Karissa Breen (11:49)
Yeah, you're absolutely right. So going back to just the board of directors for a second, because this is really interesting. Now, in security, what I often hear is, I'm a size. Oh, and I don't get the buy in. I feel like I should have or I could have. Now, from your experience, if you have any insight, when you're looking at these calibre of people, board of directors, for example, or senior executives, who do they sort of like, lean to in terms of confidence? Are they leaning on their size or are they leaning on their CIO because often I hear that that's not the case. Do you have any insight on that? Are they speaking to people more like you? From a legal perspective?
Nicholas Boyle (12:26)
I think it really kind of depends on the organisation and I think there's different levels of maturity and probably sophistication across different sectors of the economy in terms of sort of cyber governance. Cyber awareness. And therefore the extent to which they kind of looked at the likes of the CIO or the CISO to kind of get intelligence about what's happening. What they should be doing. Where that person sits within the hierarchy of the leadership team. I think if you're talking about the outset, the banks and maybe some of the retailers, people who traditionally have kind of sat on quite a lot of personal information, potentially quite sensitive, I think those organisations probably have a high level of awareness of some of these issues and are more focused on it. If you're talking about someone who is perhaps an infrastructure operator. Is not really holding a lot of personal information. But nevertheless is facing cyber risks because of the criticality of the assets that they operate and are responsible for. They're possibly thinking about it in a slightly different way and maybe they're the technology teams. You know. CIO. CISO. Perhaps not seen as such senior members of the team.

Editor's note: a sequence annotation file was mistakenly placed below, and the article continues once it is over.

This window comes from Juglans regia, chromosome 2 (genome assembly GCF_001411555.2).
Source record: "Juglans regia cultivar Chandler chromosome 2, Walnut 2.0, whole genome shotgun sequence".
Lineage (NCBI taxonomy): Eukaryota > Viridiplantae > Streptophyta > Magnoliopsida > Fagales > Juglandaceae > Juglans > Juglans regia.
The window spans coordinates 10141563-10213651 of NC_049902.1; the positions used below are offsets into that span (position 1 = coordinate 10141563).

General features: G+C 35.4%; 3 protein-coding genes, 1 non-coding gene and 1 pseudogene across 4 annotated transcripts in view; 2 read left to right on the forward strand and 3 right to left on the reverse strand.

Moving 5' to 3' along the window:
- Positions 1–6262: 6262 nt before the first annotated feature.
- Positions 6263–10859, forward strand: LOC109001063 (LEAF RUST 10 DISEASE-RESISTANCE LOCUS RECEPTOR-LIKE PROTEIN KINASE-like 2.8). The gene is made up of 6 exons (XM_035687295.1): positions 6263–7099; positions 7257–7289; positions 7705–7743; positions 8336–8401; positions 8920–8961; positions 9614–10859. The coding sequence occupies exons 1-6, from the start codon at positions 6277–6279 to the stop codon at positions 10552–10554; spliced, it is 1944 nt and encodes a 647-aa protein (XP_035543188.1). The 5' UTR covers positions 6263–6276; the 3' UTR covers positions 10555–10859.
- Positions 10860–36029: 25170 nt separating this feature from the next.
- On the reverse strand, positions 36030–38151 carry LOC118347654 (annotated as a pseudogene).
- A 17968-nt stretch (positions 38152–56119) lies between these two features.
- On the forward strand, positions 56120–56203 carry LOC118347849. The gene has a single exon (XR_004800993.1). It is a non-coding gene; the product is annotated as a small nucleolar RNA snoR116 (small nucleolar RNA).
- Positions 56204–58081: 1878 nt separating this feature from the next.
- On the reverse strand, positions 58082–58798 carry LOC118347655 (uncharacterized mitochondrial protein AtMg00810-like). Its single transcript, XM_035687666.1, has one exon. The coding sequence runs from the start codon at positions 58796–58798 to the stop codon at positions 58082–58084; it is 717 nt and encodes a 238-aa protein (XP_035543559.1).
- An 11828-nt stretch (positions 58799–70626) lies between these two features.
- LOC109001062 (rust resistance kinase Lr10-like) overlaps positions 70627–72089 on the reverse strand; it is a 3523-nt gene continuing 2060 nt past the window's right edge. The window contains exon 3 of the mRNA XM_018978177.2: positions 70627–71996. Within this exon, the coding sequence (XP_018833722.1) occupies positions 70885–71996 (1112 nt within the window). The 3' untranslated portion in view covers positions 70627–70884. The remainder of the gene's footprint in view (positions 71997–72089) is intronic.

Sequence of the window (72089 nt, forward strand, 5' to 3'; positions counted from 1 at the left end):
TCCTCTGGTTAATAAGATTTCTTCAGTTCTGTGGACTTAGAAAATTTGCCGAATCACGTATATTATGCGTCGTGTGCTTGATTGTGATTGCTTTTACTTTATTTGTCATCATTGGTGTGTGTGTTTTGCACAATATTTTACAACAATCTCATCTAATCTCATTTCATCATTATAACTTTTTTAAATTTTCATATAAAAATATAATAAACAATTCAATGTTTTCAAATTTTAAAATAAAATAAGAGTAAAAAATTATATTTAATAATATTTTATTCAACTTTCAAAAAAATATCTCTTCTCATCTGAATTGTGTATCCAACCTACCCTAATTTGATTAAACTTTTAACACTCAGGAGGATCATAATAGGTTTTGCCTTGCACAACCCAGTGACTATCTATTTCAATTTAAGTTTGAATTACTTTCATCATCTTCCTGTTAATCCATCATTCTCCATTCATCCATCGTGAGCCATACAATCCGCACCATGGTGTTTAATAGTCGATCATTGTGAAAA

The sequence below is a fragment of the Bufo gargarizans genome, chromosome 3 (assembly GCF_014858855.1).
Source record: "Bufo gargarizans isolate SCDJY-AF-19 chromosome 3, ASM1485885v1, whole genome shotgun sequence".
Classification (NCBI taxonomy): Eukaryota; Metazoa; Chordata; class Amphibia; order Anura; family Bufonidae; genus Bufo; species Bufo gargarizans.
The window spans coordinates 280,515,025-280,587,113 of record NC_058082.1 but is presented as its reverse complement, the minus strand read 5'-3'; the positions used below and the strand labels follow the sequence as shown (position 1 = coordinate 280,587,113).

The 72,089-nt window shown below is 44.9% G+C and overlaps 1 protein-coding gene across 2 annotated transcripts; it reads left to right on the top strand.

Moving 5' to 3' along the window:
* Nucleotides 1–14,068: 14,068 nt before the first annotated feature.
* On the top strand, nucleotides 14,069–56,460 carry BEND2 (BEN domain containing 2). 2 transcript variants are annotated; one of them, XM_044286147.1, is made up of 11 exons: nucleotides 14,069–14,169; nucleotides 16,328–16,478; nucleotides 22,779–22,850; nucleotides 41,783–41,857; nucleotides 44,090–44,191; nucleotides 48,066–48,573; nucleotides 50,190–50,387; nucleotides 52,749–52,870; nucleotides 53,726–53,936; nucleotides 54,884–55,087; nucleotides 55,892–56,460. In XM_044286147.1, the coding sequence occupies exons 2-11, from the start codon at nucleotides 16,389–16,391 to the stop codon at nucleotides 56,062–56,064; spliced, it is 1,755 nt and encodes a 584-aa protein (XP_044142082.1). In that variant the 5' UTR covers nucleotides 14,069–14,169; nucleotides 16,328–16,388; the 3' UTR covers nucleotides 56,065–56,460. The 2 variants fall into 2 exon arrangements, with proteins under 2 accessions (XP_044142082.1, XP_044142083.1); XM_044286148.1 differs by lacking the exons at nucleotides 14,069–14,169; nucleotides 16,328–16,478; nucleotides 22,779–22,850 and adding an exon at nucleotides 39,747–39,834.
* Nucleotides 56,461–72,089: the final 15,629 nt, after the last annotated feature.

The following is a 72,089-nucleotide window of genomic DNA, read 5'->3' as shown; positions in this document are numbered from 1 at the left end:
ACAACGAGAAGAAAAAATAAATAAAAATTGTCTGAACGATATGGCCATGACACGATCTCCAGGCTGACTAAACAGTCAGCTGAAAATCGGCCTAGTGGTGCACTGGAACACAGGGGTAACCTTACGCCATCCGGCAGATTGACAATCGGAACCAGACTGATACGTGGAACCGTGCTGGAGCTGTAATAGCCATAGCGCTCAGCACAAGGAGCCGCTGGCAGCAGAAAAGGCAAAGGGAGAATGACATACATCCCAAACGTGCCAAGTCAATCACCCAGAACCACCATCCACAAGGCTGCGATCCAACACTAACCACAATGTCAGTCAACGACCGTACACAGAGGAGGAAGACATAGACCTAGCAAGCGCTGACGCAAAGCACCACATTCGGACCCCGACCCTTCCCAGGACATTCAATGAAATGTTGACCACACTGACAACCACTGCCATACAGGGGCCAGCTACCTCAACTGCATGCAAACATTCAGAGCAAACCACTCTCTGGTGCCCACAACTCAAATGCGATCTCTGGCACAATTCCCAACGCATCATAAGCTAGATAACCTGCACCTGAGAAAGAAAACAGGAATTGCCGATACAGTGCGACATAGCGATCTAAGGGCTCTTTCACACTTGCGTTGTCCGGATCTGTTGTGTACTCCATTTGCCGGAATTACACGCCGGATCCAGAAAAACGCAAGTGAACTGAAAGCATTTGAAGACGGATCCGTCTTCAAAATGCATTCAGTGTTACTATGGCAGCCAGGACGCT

Nicholas Boyle (13:53)
And I think that is sort of changing whether or not that's going to up to where it needs to be at the moment, I think kind of really depends upon which organisation you're talking about. But I think that's a really valid question about senior leaders. Are they giving those senior technology leaders enough empowerment, enough resources, enough time to be able to get on top of what they need to get on top of? And I think they have to look at it. You have to look at it through the lens of if you have a cyber incident and you're not prepared, then that could potentially be the end of your whole business. So I think you really have to elevate this up to being a pretty serious and significant part of the investment in the business and therefore those people really need to kind of be at the forefront of discussions about how the organisation moves forward. Because if you let that sort of language, and you can see that a little bit with Woolworths in the My Deal data breach, where Woolworths have acknowledged that when they purchased it, there was room for improvement on that It front, you can see that that then exposes you to risk that you might not otherwise have to have been exposed to.
Karissa Breen (15:16)
So would you say historically CISO sizes or anyone in the tech sphere just sort of been relegated to the kids table a little bit, rather than sitting at the table with the adults, but now they're getting the respect that they probably need right, in order to listen. But he is the It guy. So do you think there's been a bit of that tradition, like, oh, we'll just say, don't worry about what the It guy thinks, but now it's a very different conversation?